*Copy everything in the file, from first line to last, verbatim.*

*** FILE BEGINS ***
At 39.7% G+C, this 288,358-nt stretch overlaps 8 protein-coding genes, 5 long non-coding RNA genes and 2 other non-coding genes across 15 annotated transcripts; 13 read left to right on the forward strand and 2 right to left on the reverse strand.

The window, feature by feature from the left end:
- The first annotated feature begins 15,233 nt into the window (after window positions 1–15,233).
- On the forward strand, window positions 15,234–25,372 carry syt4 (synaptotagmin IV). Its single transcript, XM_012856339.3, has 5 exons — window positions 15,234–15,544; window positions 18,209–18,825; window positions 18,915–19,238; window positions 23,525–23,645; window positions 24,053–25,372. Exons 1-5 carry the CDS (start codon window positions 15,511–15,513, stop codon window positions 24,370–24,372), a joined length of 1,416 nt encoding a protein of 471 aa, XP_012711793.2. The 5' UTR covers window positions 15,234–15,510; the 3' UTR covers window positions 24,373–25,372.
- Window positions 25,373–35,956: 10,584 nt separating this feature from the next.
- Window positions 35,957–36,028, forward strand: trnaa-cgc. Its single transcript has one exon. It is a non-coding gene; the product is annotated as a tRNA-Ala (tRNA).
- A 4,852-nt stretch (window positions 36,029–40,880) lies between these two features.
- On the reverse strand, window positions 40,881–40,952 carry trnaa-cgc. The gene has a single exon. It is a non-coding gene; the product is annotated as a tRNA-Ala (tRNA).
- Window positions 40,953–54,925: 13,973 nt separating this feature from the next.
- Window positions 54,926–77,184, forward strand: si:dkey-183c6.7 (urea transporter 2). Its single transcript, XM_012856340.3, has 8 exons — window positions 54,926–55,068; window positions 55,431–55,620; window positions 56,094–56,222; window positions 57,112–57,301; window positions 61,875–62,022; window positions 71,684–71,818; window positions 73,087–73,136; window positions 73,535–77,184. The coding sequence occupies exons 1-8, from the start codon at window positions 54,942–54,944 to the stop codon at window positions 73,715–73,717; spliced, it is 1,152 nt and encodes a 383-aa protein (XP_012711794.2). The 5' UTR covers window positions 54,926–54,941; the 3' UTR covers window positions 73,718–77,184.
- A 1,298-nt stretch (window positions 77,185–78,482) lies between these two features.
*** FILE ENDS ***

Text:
At 39.7% G+C, this 288,358-nt stretch overlaps 8 protein-coding genes, 5 long non-coding RNA genes and 2 other non-coding genes across 15 annotated transcripts; 13 read left to right on the forward strand and 2 right to left on the reverse strand.

The window, feature by feature from the left end:
- The first annotated feature begins 15,233 nt into the window (after window positions 1–15,233).
- On the forward strand, window positions 15,234–25,372 carry syt4 (synaptotagmin IV). Its single transcript, XM_012856339.3, has 5 exons — window positions 15,234–15,544; window positions 18,209–18,825; window positions 18,915–19,238; window positions 23,525–23,645; window positions 24,053–25,372. Exons 1-5 carry the CDS (start codon window positions 15,511–15,513, stop codon window positions 24,370–24,372), a joined length of 1,416 nt encoding a protein of 471 aa, XP_012711793.2. The 5' UTR covers window positions 15,234–15,510; the 3' UTR covers window positions 24,373–25,372.
- Window positions 25,373–35,956: 10,584 nt separating this feature from the next.
- Window positions 35,957–36,028, forward strand: trnaa-cgc. Its single transcript has one exon. It is a non-coding gene; the product is annotated as a tRNA-Ala (tRNA).
- A 4,852-nt stretch (window positions 36,029–40,880) lies between these two features.
- On the reverse strand, window positions 40,881–40,952 carry trnaa-cgc. The gene has a single exon. It is a non-coding gene; the product is annotated as a tRNA-Ala (tRNA).
- Window positions 40,953–54,925: 13,973 nt separating this feature from the next.
- Window positions 54,926–77,184, forward strand: si:dkey-183c6.7 (urea transporter 2). Its single transcript, XM_012856340.3, has 8 exons — window positions 54,926–55,068; window positions 55,431–55,620; window positions 56,094–56,222; window positions 57,112–57,301; window positions 61,875–62,022; window positions 71,684–71,818; window positions 73,087–73,136; window positions 73,535–77,184. The coding sequence occupies exons 1-8, from the start codon at window positions 54,942–54,944 to the stop codon at window positions 73,715–73,717; spliced, it is 1,152 nt and encodes a 383-aa protein (XP_012711794.2). The 5' UTR covers window positions 54,926–54,941; the 3' UTR covers window positions 73,718–77,184.
- A 1,298-nt stretch (window positions 77,185–78,482) lies between these two features.